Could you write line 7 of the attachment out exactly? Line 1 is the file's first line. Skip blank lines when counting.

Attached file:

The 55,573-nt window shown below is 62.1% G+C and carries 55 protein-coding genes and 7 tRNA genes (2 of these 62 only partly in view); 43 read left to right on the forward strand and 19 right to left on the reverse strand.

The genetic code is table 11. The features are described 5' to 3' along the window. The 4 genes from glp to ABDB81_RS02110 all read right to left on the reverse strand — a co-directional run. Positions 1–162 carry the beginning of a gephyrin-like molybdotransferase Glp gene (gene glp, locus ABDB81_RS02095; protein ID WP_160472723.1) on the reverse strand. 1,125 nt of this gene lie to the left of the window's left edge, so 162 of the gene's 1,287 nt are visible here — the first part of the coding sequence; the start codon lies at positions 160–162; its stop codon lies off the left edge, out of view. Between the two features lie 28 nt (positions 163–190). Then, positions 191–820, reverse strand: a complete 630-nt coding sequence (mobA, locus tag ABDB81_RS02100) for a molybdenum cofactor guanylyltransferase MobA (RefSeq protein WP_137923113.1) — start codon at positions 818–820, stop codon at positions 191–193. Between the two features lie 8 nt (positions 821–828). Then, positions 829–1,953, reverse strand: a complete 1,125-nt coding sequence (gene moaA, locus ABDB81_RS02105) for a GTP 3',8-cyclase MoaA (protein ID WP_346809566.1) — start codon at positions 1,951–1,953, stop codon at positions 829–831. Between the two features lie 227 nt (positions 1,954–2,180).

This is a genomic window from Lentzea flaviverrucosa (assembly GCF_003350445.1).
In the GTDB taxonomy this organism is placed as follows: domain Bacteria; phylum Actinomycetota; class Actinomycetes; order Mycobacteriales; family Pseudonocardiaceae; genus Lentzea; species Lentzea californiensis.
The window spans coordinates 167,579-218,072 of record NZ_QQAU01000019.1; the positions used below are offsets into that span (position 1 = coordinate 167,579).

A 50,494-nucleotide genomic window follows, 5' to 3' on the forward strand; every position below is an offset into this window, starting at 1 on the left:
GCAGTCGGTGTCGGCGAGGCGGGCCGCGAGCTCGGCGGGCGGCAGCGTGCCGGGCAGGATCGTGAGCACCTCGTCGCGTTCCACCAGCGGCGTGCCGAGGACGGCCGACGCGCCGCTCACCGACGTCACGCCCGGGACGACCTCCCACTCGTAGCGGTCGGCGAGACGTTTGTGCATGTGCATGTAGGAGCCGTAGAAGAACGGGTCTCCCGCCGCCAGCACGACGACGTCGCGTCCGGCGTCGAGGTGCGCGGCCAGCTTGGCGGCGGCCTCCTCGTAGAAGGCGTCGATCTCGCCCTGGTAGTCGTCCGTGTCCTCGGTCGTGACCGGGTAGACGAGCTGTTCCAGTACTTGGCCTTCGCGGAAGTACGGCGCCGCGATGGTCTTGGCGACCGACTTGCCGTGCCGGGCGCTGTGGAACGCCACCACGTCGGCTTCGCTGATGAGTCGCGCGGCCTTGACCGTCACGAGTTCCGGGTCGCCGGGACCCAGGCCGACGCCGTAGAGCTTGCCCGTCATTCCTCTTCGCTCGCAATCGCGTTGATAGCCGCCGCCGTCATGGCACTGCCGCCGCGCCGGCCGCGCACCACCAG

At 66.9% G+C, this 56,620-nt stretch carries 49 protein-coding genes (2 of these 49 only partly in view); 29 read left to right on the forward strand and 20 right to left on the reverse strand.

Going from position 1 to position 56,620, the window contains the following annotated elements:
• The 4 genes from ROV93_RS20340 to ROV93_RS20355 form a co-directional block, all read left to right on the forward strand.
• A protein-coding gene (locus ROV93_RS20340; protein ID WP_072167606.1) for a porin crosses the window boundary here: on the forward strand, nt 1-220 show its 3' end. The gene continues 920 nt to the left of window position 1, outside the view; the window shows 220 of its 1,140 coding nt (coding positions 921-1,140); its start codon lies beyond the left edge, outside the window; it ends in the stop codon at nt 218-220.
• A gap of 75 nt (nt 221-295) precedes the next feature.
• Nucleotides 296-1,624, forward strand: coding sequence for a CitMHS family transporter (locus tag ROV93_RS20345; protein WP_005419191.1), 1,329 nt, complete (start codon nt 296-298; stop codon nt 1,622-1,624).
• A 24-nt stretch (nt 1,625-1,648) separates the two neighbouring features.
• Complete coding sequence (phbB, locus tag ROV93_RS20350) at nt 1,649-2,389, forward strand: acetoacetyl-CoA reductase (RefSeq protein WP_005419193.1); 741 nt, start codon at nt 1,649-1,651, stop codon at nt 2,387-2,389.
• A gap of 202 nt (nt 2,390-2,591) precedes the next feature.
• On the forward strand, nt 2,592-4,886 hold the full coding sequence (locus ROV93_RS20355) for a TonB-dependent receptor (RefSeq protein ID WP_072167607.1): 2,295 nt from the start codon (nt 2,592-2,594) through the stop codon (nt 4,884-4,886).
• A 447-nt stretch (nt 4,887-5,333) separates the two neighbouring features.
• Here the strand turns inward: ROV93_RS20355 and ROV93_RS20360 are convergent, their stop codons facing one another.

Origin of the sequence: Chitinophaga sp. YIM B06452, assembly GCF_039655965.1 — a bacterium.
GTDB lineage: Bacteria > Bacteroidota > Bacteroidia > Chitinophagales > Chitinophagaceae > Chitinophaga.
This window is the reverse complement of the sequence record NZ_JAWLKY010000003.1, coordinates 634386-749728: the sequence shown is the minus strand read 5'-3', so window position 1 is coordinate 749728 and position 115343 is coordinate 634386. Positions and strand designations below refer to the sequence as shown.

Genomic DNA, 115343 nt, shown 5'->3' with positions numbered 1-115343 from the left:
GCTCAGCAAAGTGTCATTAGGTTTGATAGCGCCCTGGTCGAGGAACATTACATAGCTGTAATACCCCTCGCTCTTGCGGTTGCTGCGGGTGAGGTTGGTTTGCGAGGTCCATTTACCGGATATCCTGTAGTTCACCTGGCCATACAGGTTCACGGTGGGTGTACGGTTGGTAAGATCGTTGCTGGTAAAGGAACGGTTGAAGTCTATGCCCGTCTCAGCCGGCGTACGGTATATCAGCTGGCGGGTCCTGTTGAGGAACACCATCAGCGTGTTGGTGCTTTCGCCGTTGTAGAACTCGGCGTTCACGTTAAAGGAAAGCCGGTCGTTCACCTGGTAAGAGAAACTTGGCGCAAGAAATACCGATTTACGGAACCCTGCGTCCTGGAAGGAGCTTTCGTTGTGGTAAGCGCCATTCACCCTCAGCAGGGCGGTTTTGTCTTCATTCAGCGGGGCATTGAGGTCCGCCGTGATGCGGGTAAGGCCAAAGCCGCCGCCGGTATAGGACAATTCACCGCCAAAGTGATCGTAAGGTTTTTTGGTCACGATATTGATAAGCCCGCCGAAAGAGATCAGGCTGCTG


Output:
GCAGTCGGTGTCGGCGAGGCGGGCCGCGAGCTCGGCGGGCGGCAGCGTGCCGGGCAGGATCGTGAGCACCTCGTCGCGTTCCACCAGCGGCGTGCCGAGGACGGCCGACGCGCCGCTCACCGACGTCACGCCCGGGACGACCTCCCACTCGTAGCGGTCGGCGAGACGTTTGTGCATGTGCATGTAGGAGCCGTAGAAGAACGGGTCTCCCGCCGCCAGCACGACGACGTCGCGTCCGGCGTCGAGGTGCGCGGCCAGCTTGGCGGCGGCCTCCTCGTAGAAGGCGTCGATCTCGCCCTGGTAGTCGTCCGTGTCCTCGGTCGTGACCGGGTAGACGAGCTGTTCCAGTACTTGGCCTTCGCGGAAGTACGGCGCCGCGATGGTCTTGGCGACCGACTTGCCGTGCCGGGCGCTGTGGAACGCCACCACGTCGGCTTCGCTGATGAGTCGCGCGGCCTTGACCGTCACGAGTTCCGGGTCGCCGGGACCCAGGCCGACGCCGTAGAGCTTGCCCGTCATTCCTCTTCGCTCGCAATCGCGTTGATAGCCGCCGCCGTCATGGCACTGCCGCCGCGCCGGCCGCGCACCACCAG